Clio Logo

The Compton House is one of the leading landmarks of Clayton's National Historic District. The house was built in 1850 and features strong Greek architectural influences which were common in Johnston County at the time. During General Sherman's March through the South in 1865, Sherman stayed in the house. At that time, the home was owned by Joseph M. Smith. During the time General Sherman stayed here, he met with two former North Carolina governors who were sent by Confederate Governor Zebulon B. Vance. Vance remained in Raleigh while Sherman met with former governors William Alexander Graham and David Swain who were sent by Vance to meet with Sherman in Clayton to discuss terms for ending the war. After a brief skirmish on the outskirts of town, Sherman and Vance's delegates came to an agreement, and Sherman did not destroy the town of Raleigh. He also did not destroy property throughout the region as he had done in South Carolina and Georgia.


  • The house was built in 1850 and was the location of an important meeting between Confederate and Union leaders at the end of the Civil War.

Four years after the construction of this home, the North Carolina Railroad completed its connection to the area and built a depot near Front Street. The railroad reached Durham and Goldsboro the following year and it also reached Charlotte by 1856. A bill to formally incorporate the town of Clayton was proposed three years later but the pending Civil War stalled the area's growth. Clayton Township was formally recognized in 1869 and the population of the community was recorded as 352 in the 1880 census and 478 ten years later. By 1910, the population reached 1441 which made Clayton the largest town in the county.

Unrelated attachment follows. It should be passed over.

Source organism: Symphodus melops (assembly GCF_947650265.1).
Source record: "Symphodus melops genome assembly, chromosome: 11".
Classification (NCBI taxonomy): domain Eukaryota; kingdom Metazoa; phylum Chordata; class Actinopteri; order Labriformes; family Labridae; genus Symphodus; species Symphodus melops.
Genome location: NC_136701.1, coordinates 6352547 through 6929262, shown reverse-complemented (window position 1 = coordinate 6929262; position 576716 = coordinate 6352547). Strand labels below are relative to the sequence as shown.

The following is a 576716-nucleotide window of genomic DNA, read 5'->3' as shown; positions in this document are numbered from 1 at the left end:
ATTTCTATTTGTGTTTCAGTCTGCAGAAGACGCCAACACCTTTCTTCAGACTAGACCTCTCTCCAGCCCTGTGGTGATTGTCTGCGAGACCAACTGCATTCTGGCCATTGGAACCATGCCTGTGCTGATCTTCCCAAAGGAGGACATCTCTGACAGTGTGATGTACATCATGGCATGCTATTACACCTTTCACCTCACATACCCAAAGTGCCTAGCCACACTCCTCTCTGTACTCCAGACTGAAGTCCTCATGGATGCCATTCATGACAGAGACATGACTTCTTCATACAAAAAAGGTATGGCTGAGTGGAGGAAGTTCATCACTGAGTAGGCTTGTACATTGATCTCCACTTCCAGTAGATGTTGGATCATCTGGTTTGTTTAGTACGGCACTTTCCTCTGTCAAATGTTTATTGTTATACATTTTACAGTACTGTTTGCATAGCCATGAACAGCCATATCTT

The house's name is a reference to early residents which include members of some of the most prominent founding members of the town: Durham, Ellington, and Compton.

Clayton Town Public Records: "Nomination for National Register of Historic Places"

A Timeline of Events in Clayton Area History. Town of Clayton website. Accessed December 27, 2018. https://www.townofclaytonnc.org/uploads/files/Library/clayton%20timeline%202014.pdf.